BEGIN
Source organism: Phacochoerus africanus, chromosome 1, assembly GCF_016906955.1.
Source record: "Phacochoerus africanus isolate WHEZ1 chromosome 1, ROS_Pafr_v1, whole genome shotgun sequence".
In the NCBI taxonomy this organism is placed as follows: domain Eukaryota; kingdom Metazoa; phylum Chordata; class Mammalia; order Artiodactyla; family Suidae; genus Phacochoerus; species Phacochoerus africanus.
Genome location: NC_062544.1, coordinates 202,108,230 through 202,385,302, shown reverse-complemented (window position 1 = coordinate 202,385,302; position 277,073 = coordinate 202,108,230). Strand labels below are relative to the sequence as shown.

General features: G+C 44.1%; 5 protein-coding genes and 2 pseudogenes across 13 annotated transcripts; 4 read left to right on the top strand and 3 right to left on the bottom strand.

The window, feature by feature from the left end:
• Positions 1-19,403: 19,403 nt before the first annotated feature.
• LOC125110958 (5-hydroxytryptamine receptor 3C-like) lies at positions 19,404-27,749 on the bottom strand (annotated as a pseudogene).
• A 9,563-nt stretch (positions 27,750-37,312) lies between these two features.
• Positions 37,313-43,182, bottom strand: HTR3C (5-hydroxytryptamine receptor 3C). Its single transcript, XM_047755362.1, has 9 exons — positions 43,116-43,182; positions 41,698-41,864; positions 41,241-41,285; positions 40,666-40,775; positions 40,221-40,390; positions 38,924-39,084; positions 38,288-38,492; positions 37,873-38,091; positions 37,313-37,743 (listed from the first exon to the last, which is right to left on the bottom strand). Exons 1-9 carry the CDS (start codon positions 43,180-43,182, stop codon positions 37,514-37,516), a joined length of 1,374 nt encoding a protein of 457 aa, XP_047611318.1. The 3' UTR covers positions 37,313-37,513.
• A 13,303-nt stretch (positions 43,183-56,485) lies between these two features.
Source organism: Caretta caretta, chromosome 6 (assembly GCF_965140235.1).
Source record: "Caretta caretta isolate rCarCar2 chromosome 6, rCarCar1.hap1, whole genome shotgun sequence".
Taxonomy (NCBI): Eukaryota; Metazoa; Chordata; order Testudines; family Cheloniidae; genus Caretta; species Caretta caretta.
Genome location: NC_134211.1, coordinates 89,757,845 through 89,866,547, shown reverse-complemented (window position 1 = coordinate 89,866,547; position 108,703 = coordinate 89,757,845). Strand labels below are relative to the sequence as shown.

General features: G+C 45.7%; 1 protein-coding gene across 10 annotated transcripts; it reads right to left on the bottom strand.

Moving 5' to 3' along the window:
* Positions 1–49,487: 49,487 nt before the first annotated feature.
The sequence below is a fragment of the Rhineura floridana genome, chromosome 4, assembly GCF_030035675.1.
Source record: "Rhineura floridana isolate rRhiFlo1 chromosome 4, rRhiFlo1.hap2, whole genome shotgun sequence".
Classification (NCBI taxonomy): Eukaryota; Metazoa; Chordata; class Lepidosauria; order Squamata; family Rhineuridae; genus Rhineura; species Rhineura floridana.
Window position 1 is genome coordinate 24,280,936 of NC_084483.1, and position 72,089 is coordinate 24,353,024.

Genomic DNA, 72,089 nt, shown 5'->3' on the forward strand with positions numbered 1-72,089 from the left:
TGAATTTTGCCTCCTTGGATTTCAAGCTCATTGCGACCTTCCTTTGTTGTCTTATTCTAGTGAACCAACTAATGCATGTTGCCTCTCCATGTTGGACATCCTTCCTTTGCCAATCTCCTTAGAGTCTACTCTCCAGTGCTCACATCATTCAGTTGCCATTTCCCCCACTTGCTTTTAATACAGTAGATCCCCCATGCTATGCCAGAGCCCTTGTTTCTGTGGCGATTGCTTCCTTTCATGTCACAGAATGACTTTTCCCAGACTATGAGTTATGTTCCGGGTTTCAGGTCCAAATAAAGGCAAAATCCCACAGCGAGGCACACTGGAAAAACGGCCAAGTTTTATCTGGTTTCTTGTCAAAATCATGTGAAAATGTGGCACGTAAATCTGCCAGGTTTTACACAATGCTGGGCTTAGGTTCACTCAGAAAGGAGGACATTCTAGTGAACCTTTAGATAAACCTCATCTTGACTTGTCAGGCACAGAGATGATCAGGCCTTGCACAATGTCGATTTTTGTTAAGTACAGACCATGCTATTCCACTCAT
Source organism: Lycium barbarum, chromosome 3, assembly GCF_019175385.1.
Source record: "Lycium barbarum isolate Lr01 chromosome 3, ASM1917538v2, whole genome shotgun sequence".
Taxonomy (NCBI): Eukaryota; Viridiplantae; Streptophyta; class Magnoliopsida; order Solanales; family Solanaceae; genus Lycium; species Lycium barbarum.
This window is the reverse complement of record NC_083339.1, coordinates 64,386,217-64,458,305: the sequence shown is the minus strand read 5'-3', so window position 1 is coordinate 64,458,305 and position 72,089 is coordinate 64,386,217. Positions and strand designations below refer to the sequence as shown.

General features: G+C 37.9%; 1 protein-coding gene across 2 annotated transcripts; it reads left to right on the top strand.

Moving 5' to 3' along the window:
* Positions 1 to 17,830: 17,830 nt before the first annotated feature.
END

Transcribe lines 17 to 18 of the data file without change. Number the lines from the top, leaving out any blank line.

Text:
Moving 5' to 3' along the window:
* Positions 1–49,487: 49,487 nt before the first annotated feature.